serenade

[ser-uh-neyd]
See more synonyms for serenade on Thesaurus.com
noun
  1. a complimentary performance of vocal or instrumental music in the open air at night, as by a lover under the window of his lady.
  2. a piece of music suitable for such performance.
  3. serenata(def 2).
verb (used with or without object), ser·e·nad·ed, ser·e·nad·ing.
  1. to entertain with or perform a serenade.

Origin of serenade

1640–50; < French sérénade < Italian serenata; see serenata
Related formsser·e·nad·er, nounun·ser·e·nad·ed, adjective
Dictionary.com Unabridged Based on the Random House Unabridged Dictionary, © Random House, Inc. 2018

Related Words for serenade

song, divertimento, nocturne

Examples from the Web for serenade

Contemporary Examples of serenade

  • Crystal brought out a surprise chorus of stars that included Carol Burnett and Oprah Winfrey to serenade Leno “Goodbye.”

    The Daily Beast logo
    Jay Leno Cries It Out

    Tom Shales

    February 7, 2014

  • For her birthday, her father hired a band that would show up at her doorstep to serenade her.

    The Daily Beast logo
    Anne Frank’s Amsterdam

    Russell Shorto

    October 12, 2013

  • Yet Serenade for Strings in C Major sounded nothing like the Nutcracker or Swan Lake.

    The Daily Beast logo
    How to Write a Winning Ivy League Essay

    Kathleen Kingsbury

    October 25, 2009

Historical Examples of serenade


British Dictionary definitions for serenade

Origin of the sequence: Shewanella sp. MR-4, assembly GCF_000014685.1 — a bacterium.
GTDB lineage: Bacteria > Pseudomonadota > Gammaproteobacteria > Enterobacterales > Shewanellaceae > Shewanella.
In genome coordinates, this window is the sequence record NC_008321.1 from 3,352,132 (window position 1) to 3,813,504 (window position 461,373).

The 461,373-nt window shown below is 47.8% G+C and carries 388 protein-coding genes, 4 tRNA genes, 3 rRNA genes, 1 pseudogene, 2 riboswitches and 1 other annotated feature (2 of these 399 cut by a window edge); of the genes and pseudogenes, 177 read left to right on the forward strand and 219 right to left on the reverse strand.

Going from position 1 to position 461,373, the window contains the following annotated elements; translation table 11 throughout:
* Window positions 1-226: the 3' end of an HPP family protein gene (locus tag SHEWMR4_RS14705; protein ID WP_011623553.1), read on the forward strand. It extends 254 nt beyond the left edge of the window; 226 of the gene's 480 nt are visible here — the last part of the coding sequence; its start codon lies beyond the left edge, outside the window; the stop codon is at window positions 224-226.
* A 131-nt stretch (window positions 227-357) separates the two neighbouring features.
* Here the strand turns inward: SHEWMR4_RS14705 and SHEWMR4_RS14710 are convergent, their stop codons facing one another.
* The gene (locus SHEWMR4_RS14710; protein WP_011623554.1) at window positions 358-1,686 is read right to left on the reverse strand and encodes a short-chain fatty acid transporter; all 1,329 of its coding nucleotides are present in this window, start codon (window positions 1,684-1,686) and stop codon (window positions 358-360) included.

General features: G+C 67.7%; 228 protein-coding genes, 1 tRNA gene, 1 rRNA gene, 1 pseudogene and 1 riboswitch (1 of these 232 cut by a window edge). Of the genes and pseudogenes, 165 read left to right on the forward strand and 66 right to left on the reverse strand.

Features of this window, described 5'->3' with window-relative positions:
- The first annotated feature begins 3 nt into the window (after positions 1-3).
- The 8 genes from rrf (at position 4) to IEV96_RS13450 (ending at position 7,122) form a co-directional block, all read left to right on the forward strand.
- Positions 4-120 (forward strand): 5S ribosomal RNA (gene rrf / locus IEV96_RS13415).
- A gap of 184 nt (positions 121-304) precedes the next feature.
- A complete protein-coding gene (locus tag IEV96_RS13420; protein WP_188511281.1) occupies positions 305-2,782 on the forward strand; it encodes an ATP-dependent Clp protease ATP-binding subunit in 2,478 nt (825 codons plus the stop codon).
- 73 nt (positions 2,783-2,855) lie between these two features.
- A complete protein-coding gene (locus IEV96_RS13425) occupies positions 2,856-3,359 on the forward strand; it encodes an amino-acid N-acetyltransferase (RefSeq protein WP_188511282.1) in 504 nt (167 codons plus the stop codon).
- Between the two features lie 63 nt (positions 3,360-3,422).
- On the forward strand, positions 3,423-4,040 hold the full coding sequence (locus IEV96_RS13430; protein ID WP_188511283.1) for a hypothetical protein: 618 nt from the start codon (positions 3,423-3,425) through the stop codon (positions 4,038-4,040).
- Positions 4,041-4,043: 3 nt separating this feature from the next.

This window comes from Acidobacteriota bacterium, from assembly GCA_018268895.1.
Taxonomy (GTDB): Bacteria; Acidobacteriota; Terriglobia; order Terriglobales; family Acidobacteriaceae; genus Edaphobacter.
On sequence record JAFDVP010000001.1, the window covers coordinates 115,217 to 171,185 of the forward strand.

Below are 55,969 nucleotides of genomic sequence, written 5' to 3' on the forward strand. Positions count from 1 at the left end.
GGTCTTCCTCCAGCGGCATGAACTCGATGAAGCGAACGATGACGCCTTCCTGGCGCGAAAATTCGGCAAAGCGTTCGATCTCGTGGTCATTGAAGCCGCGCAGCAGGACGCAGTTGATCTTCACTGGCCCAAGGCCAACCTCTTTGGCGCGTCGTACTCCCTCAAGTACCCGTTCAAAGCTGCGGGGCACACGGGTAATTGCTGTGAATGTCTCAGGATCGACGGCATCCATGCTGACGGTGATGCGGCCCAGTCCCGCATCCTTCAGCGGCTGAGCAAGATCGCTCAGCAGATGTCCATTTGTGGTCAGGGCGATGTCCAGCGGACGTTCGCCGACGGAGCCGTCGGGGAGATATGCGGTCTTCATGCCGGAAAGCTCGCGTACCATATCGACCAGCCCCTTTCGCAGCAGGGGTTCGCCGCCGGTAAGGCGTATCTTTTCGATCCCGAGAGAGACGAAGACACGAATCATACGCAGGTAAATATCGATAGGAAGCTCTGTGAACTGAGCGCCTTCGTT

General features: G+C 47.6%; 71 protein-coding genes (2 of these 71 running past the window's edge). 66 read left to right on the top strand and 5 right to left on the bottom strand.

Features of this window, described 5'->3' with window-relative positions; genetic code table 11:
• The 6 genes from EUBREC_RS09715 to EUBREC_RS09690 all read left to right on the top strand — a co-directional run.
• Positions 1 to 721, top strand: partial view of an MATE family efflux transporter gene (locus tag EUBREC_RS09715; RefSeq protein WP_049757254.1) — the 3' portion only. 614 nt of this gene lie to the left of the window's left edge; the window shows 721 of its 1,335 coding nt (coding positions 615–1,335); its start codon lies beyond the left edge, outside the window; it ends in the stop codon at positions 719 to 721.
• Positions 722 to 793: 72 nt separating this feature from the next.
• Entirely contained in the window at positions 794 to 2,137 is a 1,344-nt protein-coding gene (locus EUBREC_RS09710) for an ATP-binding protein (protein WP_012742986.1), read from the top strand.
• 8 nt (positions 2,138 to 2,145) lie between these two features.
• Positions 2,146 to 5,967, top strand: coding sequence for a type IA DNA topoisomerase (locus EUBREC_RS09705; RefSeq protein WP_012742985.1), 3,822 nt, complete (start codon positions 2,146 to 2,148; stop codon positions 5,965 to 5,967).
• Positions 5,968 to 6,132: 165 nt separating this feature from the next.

serenade

noun
  1. a piece of music appropriate to the evening, characteristically played outside the house of a woman
  2. a piece of music indicative or suggestive of this
  3. an extended composition in several movements similar to the modern suite or divertimento
verb
  1. (tr) to play a serenade for (someone)
  2. (intr) to play a serenade
Compare aubade
Derived Formsserenader, noun

Word Origin for serenade

C17: from French sérénade, from Italian serenata, from sereno peaceful, from Latin serēnus calm; also influenced in meaning by Italian sera evening, from Latin sērus late
Collins English Dictionary - Complete & Unabridged 2012 Digital Edition © William Collins Sons & Co. Ltd. 1979, 1986 © HarperCollins Publishers 1998, 2000, 2003, 2005, 2006, 2007, 2009, 2012

Word Origin and History for serenade
n.

1640s, "musical performance at night in open air" (especially one given by a lover under the window of his lady), from French sérénade (16c.), from Italian serenata "an evening song," literally "calm sky," from sereno "the open air," noun use of sereno "clear, calm," from Latin serenus "peaceful, calm, serene." Sense influenced by Italian sera "evening," from Latin sera, fem. of serus "late." Meaning "piece of music suitable for a serenade" is attested from 1728.

v.

1660s, from serenade (n.). Related: Serenaded; serenading.

Online Etymology Dictionary, © 2010 Douglas Harper